“Reducing meat and dairy consumption is one of the simplest and most impactful choices we can make to protect the climate, environment and other species,” said study lead author Emma Garnett, a conservationist from Cambridge’s Department of Zoology.

“We’ve got to make better choices easier for people. We hope to see these findings used by catering managers and indeed anyone interested in cafeteria and menu design that promotes more climate friendly diets.”

The latest research follows on from work by Garnett and colleagues published last autumn, which showed that adding an extra veggie option in cafeterias cuts meat consumption without denting overall sales.

Livestock and aquacultures behind meat, fish, dairy and eggs are responsible for some 58% of the greenhouse gas created by global food, and take up 83% of farmland despite contributing to just 18% of the world’s calorie intake.

Recently, Cambridge researchers recommended eating less meat to reduce the risk of future pandemics, and the UK’s public sector caterers pledged to cut the amount of meat used in schools and hospitals by 20%.

The experiments were conducted across two colleges — one with 600 students and one with 900 students — where cafeteria customers were presented with vegetarian and meat options in differing orders for weekday lunch and dinner.

College members take a tray, view the meals on offer, and then ask serving staff to dish up their preferred options. Food is purchased by swiping a university card, and the researchers gathered anonymised data on main meal selections only (sandwiches and salads went uncounted).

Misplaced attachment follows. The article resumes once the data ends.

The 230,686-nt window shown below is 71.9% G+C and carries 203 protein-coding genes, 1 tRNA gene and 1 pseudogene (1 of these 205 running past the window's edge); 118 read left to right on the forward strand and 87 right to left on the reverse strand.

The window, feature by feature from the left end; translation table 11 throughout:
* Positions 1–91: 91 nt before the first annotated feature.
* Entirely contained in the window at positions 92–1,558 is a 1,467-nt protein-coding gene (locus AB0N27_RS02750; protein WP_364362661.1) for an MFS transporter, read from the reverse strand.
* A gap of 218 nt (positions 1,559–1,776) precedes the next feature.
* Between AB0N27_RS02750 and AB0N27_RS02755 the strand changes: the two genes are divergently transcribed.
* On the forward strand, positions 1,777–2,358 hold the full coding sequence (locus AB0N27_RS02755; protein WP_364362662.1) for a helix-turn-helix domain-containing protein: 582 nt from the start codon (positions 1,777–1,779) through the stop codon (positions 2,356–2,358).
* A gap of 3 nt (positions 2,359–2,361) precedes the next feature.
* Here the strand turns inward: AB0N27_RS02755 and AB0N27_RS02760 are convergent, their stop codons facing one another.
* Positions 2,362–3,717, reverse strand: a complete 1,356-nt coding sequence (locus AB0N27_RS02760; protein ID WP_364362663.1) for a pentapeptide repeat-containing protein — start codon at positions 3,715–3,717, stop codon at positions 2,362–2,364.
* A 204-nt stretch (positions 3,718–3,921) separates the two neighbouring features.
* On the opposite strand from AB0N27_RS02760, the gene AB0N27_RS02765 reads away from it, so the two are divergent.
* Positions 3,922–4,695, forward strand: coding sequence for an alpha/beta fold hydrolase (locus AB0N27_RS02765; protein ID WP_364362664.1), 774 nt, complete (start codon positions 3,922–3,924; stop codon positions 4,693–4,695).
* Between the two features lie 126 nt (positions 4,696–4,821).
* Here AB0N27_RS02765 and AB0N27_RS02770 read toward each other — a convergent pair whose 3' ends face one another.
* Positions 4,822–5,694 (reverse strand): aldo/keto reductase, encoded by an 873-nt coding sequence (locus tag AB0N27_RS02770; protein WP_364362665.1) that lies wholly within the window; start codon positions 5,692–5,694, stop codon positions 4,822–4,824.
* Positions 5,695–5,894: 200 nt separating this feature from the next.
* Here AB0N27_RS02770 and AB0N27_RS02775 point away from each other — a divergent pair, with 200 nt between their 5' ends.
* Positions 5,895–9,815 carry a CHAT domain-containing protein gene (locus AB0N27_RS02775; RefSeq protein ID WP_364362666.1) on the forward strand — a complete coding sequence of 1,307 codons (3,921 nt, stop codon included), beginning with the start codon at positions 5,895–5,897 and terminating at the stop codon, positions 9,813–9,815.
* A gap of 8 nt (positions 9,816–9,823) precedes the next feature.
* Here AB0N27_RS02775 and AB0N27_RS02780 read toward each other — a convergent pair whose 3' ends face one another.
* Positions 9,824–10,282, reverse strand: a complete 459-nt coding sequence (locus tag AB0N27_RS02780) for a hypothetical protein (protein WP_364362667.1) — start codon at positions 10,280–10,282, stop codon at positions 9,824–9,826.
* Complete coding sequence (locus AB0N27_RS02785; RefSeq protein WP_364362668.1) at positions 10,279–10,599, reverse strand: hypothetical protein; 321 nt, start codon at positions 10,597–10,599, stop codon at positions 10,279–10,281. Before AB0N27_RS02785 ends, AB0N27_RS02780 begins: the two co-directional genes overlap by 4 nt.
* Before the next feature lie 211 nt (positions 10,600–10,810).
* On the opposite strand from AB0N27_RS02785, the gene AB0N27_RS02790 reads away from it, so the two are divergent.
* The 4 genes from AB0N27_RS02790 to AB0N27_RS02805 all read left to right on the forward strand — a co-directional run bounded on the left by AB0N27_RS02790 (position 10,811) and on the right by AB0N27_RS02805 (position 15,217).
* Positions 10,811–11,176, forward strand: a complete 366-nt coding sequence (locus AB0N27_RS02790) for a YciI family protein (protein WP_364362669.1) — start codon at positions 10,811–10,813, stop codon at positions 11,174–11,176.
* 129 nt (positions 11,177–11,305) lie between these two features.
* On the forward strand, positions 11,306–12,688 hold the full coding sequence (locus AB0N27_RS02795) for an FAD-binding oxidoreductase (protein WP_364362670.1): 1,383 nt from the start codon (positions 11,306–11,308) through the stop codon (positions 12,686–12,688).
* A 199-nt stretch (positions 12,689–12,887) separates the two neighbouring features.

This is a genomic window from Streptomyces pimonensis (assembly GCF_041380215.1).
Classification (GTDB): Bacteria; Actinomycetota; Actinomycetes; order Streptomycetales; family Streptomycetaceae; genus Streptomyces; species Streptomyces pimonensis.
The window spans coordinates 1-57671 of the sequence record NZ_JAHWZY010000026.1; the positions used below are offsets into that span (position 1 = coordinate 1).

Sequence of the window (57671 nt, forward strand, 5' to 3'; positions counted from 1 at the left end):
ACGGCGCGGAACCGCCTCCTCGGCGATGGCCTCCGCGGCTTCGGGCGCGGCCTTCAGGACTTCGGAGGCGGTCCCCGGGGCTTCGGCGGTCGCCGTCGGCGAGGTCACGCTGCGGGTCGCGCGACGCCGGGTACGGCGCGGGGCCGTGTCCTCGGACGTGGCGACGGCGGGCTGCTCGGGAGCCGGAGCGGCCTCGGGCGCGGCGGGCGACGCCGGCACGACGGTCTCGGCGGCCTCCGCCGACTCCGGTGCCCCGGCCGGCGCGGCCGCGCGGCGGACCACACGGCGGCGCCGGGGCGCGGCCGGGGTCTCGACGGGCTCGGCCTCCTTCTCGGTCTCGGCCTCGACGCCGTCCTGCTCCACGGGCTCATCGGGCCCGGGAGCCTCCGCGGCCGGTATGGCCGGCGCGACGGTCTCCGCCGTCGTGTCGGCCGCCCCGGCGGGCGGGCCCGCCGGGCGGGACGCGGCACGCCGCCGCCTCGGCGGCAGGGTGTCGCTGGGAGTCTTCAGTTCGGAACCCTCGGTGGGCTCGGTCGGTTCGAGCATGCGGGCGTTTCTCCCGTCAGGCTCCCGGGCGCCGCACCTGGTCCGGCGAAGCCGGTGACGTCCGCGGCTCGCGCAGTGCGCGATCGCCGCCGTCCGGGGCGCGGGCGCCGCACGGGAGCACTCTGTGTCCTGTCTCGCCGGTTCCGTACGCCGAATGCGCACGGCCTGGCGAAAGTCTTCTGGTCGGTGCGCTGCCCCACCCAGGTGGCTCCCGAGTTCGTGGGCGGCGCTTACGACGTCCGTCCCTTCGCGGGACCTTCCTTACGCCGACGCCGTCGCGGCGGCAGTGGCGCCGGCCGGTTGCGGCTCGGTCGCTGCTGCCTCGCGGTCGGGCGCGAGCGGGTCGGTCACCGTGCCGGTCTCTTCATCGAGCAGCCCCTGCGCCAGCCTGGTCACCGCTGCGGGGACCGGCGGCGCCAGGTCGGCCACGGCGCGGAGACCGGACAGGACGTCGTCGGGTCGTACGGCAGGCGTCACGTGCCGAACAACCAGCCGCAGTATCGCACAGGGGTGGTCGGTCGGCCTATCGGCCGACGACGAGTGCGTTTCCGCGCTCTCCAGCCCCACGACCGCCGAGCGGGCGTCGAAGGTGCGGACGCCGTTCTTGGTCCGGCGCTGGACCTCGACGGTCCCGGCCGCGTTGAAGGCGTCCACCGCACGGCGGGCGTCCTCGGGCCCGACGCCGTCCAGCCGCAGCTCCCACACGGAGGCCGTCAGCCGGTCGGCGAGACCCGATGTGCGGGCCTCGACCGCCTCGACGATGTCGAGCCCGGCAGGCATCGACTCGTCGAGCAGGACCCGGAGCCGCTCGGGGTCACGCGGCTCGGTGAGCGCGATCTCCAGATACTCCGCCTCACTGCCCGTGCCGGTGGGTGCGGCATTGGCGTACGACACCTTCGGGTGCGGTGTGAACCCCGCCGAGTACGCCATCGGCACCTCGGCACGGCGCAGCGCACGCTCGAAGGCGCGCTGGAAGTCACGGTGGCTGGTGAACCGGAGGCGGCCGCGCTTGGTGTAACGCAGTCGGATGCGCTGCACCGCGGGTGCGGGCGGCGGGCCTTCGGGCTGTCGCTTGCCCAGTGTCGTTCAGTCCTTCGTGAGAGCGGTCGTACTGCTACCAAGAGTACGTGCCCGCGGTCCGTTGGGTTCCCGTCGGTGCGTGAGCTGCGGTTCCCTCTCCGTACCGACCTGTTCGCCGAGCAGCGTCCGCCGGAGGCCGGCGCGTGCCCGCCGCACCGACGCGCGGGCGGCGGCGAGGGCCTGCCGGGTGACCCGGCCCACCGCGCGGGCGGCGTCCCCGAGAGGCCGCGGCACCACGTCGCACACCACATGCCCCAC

While the catering managers helped to set the experiments up, the diners remained unaware.

The researchers had expected to see a difference in vegetarian sales through order alone, but it was only in the college with the extra metre — the 181cm gap — between food options that recorded an uptick when arranged “Veg First.”

To confirm the findings, researchers reduced the gap in this cafeteria to just 67cm, and vegetarian sales fell sharply. In fact, with such a small gap, vegetarian dishes fared even worse when put first in line (falling almost 30% compared to “Meat First” days).

“We think the effect of the metre may be down to the additional effort required to seek out meat. If the first bite is with the eye, then many people seem perfectly happy with an appetising veggie option when meat is harder to spot,” said Garnett.

“All cafeterias and restaurants have a design that ‘nudges’ people towards something. So it is sensible to use designs that make the healthiest and most sustainable food options the easiest to pick without thinking about it,” she said.

“We know that information alone is generally not enough to get us to change damaging habits. More research is needed on how to set up our society so that the self-interested default decision is the best one for the climate.”

Garnett’s research has contributed to food policy at the University of Cambridge, where the catering service has worked to reduce the amount of meat it uses.

Last year, University cafeterias (separate from the colleges) announced a 33% reduction in carbon emissions per kilogram of food purchased, and a 28% reduction in land use per kilogram of food purchased.

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Fireflies shed light on the function of mitochondria

Tiny factories float inside our cells and provide them with almost all the energy they need: the mitochondria. Their effectiveness decreases when we get older, but also when we face many diseases such as diabetes, cancer or Parkinson’s. This is why scientists are increasingly interested in how they work. At EPFL, a team has developed a protocol to measure their activity live in living animals. Described in Nature Chemical Biology, the method relies on the molecule responsible for the firefly’s bioluminescence. In the most literal sense of the word, this study sheds light on how mitochondria work.